Throughout December, reminders of the holidays captivate our senses. We marvel at the sights of dazzling twinkling lights, relish in the smell of freshly baked cookies and hum along to tunes we remember from our childhood. For me, the sounds of the Christmas season have always been my favorite.
As a young child, I remember listening to songs about a magical snowman, and a one horse open sleigh. But as an adult, I find myself drawn to musical themes which many times parallel the realities during this time of year.
One example came to me while driving on a roadway lightly covered with the season’s first snowfall. It was called Home On Christmas Day. One of the truest sounds of the Christmas season.
The song was penned by talented songwriters Jay Landers and Walter Afanasieff and sung beautifully by Broadway and television star Kristin Chenoweth.
With a haunting orchestration and lyrics overflowing with poignancy, the song navigates you through the often painful truth of celebrating the holidays without someone you love. From the song:
And now I promise you, with all my heart this Christmas
That all the love we shared, will never go away
Your spirit’s everywhere, and I hope you know
That you are always here, home on Christmas day
Home amplifies what this writer believes the true meaning of the holidays should be – a celebration of the lives we are so fortunate to be surrounded by.
The holidays exemplify loneliness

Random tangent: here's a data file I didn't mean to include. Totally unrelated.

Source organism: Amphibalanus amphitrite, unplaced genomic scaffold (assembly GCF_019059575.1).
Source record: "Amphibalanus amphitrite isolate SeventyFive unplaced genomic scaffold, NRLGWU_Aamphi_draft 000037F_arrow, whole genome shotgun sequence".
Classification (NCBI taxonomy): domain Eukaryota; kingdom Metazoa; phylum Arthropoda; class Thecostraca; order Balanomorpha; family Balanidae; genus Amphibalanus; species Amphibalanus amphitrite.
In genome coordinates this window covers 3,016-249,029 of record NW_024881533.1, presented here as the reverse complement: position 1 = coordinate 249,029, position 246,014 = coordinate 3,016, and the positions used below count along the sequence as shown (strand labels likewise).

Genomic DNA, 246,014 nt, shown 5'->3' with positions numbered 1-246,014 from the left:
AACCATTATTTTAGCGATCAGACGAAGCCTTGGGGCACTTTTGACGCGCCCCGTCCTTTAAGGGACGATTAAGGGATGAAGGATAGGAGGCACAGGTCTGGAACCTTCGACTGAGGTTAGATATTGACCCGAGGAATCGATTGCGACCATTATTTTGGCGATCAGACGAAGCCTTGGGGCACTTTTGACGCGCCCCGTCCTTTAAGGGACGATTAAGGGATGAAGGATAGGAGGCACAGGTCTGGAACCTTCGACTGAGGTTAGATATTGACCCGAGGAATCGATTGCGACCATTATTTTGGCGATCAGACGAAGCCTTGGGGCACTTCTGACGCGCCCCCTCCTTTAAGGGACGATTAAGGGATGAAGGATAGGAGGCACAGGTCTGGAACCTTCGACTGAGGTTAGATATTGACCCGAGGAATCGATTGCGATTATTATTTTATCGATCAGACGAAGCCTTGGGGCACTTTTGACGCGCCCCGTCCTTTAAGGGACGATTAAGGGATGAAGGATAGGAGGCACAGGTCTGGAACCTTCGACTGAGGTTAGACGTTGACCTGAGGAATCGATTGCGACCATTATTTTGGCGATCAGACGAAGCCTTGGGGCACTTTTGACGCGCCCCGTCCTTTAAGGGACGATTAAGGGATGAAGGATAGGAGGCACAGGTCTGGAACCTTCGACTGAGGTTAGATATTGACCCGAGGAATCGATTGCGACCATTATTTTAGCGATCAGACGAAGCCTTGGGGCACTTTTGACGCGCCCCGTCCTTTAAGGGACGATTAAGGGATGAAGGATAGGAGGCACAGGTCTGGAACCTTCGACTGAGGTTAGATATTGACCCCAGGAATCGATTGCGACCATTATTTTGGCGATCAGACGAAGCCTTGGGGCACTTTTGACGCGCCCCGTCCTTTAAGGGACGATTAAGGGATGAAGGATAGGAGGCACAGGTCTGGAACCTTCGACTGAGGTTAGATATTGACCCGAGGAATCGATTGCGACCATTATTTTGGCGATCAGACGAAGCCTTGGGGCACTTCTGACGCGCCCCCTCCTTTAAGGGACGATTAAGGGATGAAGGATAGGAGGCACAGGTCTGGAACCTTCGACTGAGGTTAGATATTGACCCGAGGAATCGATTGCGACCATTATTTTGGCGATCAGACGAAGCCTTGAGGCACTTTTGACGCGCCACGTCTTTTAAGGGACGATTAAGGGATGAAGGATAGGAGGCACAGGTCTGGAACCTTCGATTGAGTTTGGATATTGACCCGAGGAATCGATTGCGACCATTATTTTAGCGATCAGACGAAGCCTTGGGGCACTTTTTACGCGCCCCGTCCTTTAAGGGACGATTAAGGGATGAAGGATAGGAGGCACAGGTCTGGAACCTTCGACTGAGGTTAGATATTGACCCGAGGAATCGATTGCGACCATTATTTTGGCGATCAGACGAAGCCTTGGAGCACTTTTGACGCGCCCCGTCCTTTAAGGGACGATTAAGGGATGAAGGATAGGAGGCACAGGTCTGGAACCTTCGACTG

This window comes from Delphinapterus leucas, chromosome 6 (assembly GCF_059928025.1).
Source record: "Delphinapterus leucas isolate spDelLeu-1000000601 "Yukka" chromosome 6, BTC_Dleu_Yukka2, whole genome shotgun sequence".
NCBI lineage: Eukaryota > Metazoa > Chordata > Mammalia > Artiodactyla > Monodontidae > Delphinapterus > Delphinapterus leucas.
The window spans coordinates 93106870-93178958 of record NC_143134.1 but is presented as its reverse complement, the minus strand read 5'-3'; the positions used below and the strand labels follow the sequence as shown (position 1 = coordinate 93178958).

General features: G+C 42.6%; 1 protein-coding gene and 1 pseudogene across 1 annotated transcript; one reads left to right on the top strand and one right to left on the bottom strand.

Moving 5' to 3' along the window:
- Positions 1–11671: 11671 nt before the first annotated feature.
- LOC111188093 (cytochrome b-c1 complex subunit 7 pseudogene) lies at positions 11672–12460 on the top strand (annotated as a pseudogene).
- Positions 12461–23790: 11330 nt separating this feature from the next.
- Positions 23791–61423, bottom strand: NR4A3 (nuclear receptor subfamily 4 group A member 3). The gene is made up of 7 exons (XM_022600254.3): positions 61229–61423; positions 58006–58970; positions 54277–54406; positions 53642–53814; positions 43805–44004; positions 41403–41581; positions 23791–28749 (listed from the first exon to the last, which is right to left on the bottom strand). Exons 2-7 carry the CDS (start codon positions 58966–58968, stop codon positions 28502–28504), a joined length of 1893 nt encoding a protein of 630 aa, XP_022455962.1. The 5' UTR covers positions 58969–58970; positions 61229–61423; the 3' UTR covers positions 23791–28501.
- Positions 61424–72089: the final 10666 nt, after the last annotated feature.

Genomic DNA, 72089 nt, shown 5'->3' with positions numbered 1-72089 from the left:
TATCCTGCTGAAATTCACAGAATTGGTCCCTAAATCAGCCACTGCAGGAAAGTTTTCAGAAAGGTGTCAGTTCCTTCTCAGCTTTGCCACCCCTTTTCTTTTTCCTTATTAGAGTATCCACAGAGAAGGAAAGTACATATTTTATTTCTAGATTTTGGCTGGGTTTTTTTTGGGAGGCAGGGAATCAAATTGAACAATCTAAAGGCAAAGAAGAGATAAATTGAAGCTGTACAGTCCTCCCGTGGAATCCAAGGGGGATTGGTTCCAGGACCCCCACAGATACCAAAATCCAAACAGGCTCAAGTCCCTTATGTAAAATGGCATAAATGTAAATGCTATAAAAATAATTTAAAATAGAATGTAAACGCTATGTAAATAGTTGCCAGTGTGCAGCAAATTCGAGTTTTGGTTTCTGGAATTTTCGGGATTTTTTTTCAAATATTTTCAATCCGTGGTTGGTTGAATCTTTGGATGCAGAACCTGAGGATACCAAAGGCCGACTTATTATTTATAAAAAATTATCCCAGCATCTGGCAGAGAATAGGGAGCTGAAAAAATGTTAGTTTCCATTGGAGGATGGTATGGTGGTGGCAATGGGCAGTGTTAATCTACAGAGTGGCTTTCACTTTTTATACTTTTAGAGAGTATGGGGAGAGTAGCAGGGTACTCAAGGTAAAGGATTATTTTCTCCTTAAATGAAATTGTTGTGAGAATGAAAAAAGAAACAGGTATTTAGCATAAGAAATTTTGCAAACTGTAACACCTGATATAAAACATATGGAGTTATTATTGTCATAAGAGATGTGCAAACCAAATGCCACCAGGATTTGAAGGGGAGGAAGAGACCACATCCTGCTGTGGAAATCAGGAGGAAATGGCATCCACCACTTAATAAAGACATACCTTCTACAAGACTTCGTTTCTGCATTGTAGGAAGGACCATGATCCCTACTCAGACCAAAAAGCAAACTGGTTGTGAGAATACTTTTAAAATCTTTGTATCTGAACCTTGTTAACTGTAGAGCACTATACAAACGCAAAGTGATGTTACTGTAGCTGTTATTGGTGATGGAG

No one is spared the grief and heartache of losing someone we care for deeply. The holidays exemplify that feeling of loss as we remember the traditions, the laughter and the love those cherished individuals once brought to our lives.
It’s a place in our hearts, which can never be filled by material possessions eliciting a temporary feeling of happiness – regardless of how hard many of us continue to try.
For years I’ve protested the over-the-top gift giving our society supports as an integral part of the Christmas season. We assume that “gifts” are only comprised of tangible items one can hold in their hands and assign status or value to.
But for anyone whose heart aches over a noticeable absence during this time of year, they would probably relinquish all their worldly possessions just to spend one more day with someone who remains alive and well only in their hearts.
One tale has been teaching adults and children alike an invaluable lesson since it was first introduce back in 1957. How the Grinch Stole Christmas by Dr. Suess.
I remember reading the book and watching the animated cartoon as a child, but my lack of experience in the world prevented me from seeing just how vital its message truly was.
Towards the end of the tale the narrator proclaims:
“Every Who down in Who-ville, the tall and the small, was singing! Without any presents at all! He HADN’T stopped Christmas from coming! IT CAME! Somehow or other, it came just the same!”
The holidays are a time for celebrating and remembering. The story of the Grinch has been teaching generations that the fanfare and the gifts are simply irrelevant; it is the amazing people you find yourself surrounded with who provide us with the greatest gifts.
Maybe one day we’ll all come to the realization that those individuals whose “presence” we often take for granted are the only “presents” that really matter in life. Only then will the true meaning of the holidays find its way home on Christmas Day.